All websites built in 2019 should be mobile responsive.
Meaning your website adapts and looks good on any size screen from a huge computer monitor to mobile phone. It also means that it will look different on each screen. Mobile responsiveness is the expectation from the general public, and most importantly, your potential clients. The statistics only back it up.
80% of smartphone users are more likely to purchase from companies whose mobile sites or apps help them easily find answers to questions. We all want answers to our questions and websites are meant to help give us the answers we are looking for. Having a website that is not mobile responsive has serious consequences.
53% of mobile website visits are abandoned if a mobile site takes longer than three seconds to load. It’s like meeting a person for the first time. We tend to make simple assumptions about people within seconds of meeting them. It’s the same with websites. Your website is the “person” of the internet, your brand ambassador so to speak.
Although mobile websites should be meeting these standards, many are not. According to a Google report, the average mobile webpage takes 15.3 seconds to load.
On the internet, that is an astronomically long time!
Making the customer wait dilutes the user experience and often forces them to find a product or service elsewhere. To make matters worse, 62% of people who have a negative experience on mobile are less likely to purchase from you in the future.
Mobile users are goal-oriented. They expect to be able to get what they need quickly and in the way that they want it. To achieve this, it is important to follow mobile site design principles.
Here are the top 5 Mobile Site Design Principles
- Calls to action are front and center
- Keep menus short and sweet
- Easy to get back to the home page
- Encourage users to explore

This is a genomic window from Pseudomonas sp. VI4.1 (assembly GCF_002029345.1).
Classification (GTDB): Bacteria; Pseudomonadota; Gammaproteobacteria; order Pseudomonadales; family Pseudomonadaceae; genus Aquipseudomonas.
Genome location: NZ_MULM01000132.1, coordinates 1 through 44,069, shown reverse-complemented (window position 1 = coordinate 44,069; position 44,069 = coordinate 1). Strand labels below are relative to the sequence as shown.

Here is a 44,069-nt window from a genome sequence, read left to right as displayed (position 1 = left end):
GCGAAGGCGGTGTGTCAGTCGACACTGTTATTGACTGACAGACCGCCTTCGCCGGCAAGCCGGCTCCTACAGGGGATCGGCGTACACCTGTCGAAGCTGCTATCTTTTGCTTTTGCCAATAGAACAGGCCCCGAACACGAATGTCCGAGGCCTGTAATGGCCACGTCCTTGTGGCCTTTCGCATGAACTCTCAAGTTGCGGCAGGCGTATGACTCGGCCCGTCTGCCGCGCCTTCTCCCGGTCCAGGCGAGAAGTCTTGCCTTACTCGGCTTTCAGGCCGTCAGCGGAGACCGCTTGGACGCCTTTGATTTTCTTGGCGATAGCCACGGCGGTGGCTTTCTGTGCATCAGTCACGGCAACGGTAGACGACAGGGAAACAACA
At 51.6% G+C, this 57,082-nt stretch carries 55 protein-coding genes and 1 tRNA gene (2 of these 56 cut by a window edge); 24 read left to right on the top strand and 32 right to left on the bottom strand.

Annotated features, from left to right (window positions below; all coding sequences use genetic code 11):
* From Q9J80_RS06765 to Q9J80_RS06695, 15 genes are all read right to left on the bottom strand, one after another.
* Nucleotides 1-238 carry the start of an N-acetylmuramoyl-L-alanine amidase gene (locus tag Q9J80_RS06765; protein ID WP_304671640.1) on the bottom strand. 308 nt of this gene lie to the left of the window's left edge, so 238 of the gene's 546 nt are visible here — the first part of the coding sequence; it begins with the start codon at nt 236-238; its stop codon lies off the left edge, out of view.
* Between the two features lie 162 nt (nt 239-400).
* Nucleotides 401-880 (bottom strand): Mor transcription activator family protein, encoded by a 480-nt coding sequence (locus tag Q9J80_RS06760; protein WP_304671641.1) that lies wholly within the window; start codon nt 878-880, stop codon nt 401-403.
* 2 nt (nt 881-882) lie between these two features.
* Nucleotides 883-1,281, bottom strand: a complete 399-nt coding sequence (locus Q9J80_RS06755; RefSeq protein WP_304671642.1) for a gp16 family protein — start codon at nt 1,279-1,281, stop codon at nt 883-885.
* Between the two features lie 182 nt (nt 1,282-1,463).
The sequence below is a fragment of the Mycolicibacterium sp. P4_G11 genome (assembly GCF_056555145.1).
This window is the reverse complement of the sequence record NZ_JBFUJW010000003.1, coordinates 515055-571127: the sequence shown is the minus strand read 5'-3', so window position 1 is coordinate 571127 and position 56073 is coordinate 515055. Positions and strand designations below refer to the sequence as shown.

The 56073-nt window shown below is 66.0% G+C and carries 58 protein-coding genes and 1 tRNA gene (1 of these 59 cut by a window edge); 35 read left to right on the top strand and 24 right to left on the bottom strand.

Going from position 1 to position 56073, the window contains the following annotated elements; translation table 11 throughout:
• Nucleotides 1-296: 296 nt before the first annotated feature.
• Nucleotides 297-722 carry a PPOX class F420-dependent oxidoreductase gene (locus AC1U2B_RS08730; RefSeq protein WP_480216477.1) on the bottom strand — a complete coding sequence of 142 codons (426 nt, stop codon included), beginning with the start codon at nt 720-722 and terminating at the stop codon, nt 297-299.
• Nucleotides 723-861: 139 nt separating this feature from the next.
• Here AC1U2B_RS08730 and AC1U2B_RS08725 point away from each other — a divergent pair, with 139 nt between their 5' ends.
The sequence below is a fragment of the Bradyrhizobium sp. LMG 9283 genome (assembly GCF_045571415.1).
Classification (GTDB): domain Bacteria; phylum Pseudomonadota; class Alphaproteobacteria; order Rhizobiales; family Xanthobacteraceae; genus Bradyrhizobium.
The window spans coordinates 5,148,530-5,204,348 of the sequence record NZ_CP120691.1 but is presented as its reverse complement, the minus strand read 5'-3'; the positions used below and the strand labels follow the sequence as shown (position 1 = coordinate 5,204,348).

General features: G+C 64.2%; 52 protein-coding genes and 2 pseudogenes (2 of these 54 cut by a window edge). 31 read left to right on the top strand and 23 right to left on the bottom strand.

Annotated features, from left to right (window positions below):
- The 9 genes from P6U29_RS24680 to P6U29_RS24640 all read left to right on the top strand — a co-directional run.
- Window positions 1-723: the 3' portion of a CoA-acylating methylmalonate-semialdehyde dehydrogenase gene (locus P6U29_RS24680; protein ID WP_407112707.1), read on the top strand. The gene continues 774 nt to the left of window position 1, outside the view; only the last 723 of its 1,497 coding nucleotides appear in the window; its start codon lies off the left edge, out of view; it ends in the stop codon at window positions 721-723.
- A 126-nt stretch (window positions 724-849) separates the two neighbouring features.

- Keep users in a single browser window
I was recently talking to a new business friend and he had purchased a new website package from a telephone company. At the time, he didn’t know me and he didn’t know of my services so he couldn’t hire me. He asked if I would give him some feedback on his contract with the company.
The first thing I noticed was the new website was going to be mobile friendly. His past website had been built at a time when you would actually have two versions of your website built. One that was for mobile devices and one that was for computers. The computer version looked good and had a decent layout. The mobile version followed some of the design principles, but looked like a completely different site and at times felt confusing to navigate. The branding got lost from the mobile version to the computer version.
His new website contract meets his needs, follows the mobile site design principles, and maintains consistent branding to have a good website in 2019. If the website wasn’t going to be mobile friendly, I would have encouraged him to renegotiate the contract since he is not able to get out of it.
Mobile sites are standard, not optional anymore. Now, take a moment to look up your website. Does your website adjust to different screens properly? Does it have consistent branding across different devices? Does it follow the top 5 Mobile Site Design Principles?
Statistics from: Aumcore